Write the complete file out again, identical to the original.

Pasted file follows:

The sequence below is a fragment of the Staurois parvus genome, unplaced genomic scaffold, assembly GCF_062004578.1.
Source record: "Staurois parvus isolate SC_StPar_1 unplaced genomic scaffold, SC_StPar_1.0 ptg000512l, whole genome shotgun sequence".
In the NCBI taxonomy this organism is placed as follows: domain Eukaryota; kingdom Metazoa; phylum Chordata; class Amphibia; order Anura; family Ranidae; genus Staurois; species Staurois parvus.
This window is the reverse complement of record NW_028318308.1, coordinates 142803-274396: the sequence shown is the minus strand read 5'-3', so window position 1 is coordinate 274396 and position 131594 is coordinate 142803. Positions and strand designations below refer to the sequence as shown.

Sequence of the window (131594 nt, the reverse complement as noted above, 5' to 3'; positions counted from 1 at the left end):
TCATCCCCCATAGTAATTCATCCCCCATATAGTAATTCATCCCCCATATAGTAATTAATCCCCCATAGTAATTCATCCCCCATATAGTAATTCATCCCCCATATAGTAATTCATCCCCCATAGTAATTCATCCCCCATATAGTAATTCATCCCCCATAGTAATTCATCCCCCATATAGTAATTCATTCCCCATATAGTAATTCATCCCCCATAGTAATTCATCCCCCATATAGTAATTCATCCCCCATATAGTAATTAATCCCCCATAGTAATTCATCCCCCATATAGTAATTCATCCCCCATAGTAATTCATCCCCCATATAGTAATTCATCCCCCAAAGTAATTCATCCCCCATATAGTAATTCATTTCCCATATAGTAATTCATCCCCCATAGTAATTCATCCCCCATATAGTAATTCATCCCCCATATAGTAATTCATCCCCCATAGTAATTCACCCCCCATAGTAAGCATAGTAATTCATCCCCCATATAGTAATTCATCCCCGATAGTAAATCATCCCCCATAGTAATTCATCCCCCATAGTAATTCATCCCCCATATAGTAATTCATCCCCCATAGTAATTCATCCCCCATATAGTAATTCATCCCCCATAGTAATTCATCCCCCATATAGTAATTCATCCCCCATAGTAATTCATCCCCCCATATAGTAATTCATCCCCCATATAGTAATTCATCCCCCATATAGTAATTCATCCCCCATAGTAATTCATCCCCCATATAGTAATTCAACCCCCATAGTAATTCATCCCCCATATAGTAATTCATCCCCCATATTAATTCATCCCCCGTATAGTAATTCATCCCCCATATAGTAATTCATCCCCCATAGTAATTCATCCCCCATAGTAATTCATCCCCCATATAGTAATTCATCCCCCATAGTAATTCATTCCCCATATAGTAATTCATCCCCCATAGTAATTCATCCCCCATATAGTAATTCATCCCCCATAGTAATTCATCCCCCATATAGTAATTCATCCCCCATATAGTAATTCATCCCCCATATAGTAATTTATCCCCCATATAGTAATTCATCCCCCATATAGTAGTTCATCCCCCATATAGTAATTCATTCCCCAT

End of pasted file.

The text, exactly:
The sequence below is a fragment of the Staurois parvus genome, unplaced genomic scaffold, assembly GCF_062004578.1.
Source record: "Staurois parvus isolate SC_StPar_1 unplaced genomic scaffold, SC_StPar_1.0 ptg000512l, whole genome shotgun sequence".
In the NCBI taxonomy this organism is placed as follows: domain Eukaryota; kingdom Metazoa; phylum Chordata; class Amphibia; order Anura; family Ranidae; genus Staurois; species Staurois parvus.
This window is the reverse complement of record NW_028318308.1, coordinates 142803-274396: the sequence shown is the minus strand read 5'-3', so window position 1 is coordinate 274396 and position 131594 is coordinate 142803. Positions and strand designations below refer to the sequence as shown.

Sequence of the window (131594 nt, the reverse complement as noted above, 5' to 3'; positions counted from 1 at the left end):
TCATCCCCCATAGTAATTCATCCCCCATATAGTAATTCATCCCCCATATAGTAATTAATCCCCCATAGTAATTCATCCCCCATATAGTAATTCATCCCCCATATAGTAATTCATCCCCCATAGTAATTCATCCCCCATATAGTAATTCATCCCCCATAGTAATTCATCCCCCATATAGTAATTCATTCCCCATATAGTAATTCATCCCCCATAGTAATTCATCCCCCATATAGTAATTCATCCCCCATATAGTAATTAATCCCCCATAGTAATTCATCCCCCATATAGTAATTCATCCCCCATAGTAATTCATCCCCCATATAGTAATTCATCCCCCAAAGTAATTCATCCCCCATATAGTAATTCATTTCCCATATAGTAATTCATCCCCCATAGTAATTCATCCCCCATATAGTAATTCATCCCCCATATAGTAATTCATCCCCCATAGTAATTCACCCCCCATAGTAAGCATAGTAATTCATCCCCCATATAGTAATTCATCCCCGATAGTAAATCATCCCCCATAGTAATTCATCCCCCATAGTAATTCATCCCCCATATAGTAATTCATCCCCCATAGTAATTCATCCCCCATATAGTAATTCATCCCCCATAGTAATTCATCCCCCATATAGTAATTCATCCCCCATAGTAATTCATCCCCCCATATAGTAATTCATCCCCCATATAGTAATTCATCCCCCATATAGTAATTCATCCCCCATAGTAATTCATCCCCCATATAGTAATTCAACCCCCATAGTAATTCATCCCCCATATAGTAATTCATCCCCCATATTAATTCATCCCCCGTATAGTAATTCATCCCCCATATAGTAATTCATCCCCCATAGTAATTCATCCCCCATAGTAATTCATCCCCCATATAGTAATTCATCCCCCATAGTAATTCATTCCCCATATAGTAATTCATCCCCCATAGTAATTCATCCCCCATATAGTAATTCATCCCCCATAGTAATTCATCCCCCATATAGTAATTCATCCCCCATATAGTAATTCATCCCCCATATAGTAATTTATCCCCCATATAGTAATTCATCCCCCATATAGTAGTTCATCCCCCATATAGTAATTCATTCCCCAT